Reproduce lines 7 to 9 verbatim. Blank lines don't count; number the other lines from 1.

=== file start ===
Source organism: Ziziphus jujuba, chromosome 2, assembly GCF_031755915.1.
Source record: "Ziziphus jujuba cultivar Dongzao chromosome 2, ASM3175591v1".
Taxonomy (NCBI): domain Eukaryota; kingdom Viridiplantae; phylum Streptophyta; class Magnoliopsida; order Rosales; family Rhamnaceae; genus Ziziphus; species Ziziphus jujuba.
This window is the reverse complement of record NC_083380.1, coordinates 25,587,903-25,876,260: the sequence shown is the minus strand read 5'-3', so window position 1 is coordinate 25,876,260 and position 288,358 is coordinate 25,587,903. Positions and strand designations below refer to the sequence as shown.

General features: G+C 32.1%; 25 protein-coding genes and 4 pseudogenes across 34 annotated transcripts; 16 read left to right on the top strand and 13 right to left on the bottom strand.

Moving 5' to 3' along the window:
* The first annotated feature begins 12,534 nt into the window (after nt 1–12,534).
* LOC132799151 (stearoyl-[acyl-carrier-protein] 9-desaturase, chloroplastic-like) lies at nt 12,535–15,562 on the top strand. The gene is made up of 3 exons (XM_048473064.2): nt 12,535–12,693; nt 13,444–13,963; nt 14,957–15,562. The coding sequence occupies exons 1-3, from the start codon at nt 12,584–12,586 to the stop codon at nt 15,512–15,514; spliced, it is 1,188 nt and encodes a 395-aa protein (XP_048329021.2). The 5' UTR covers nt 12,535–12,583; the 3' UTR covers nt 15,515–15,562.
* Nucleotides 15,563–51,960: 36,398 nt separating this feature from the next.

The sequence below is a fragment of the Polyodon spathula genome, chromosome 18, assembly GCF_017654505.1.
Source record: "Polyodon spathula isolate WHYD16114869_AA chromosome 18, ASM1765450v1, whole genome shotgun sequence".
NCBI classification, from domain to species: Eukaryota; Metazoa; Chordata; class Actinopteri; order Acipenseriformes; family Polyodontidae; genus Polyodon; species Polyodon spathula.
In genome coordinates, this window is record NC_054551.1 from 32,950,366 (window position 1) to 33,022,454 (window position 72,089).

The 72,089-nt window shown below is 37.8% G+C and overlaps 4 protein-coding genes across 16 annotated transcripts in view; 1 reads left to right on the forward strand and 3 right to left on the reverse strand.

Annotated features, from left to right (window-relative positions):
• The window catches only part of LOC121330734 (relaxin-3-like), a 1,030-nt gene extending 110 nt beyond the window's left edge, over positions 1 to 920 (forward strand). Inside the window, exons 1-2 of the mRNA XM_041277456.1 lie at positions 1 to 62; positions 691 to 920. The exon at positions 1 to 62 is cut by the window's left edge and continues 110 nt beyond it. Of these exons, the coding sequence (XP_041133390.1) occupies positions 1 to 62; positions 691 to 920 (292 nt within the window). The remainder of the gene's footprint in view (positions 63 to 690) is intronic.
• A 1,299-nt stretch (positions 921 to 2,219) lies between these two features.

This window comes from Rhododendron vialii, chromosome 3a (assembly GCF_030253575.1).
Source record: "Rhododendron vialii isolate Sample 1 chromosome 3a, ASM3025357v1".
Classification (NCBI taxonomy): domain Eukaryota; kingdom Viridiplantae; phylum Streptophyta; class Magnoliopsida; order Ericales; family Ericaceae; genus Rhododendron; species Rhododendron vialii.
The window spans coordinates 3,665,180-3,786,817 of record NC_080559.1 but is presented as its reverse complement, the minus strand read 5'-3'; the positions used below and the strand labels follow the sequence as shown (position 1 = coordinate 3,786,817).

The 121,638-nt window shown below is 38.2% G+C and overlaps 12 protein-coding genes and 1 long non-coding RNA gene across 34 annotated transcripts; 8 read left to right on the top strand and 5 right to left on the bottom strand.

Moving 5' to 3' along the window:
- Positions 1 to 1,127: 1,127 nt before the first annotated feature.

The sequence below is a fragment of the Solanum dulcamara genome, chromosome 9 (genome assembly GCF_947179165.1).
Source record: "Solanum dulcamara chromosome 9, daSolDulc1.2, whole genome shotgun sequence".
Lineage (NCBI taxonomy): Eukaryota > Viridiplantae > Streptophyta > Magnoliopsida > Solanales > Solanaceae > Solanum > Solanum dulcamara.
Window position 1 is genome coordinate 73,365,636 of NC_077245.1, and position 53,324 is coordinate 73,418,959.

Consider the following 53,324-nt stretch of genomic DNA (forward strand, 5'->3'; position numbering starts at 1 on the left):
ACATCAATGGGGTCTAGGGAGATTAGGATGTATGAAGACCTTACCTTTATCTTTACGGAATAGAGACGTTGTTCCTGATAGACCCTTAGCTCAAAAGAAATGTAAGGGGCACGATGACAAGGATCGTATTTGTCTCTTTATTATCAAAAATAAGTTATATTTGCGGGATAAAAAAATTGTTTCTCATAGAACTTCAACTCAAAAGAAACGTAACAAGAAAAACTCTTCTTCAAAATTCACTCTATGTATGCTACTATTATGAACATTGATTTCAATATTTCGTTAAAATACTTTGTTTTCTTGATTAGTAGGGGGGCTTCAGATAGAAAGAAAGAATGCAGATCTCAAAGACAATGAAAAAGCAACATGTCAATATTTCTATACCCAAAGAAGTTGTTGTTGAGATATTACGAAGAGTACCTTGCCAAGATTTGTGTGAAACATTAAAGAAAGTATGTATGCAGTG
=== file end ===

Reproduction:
* The first annotated feature begins 12,534 nt into the window (after nt 1–12,534).
* LOC132799151 (stearoyl-[acyl-carrier-protein] 9-desaturase, chloroplastic-like) lies at nt 12,535–15,562 on the top strand. The gene is made up of 3 exons (XM_048473064.2): nt 12,535–12,693; nt 13,444–13,963; nt 14,957–15,562. The coding sequence occupies exons 1-3, from the start codon at nt 12,584–12,586 to the stop codon at nt 15,512–15,514; spliced, it is 1,188 nt and encodes a 395-aa protein (XP_048329021.2). The 5' UTR covers nt 12,535–12,583; the 3' UTR covers nt 15,515–15,562.
* Nucleotides 15,563–51,960: 36,398 nt separating this feature from the next.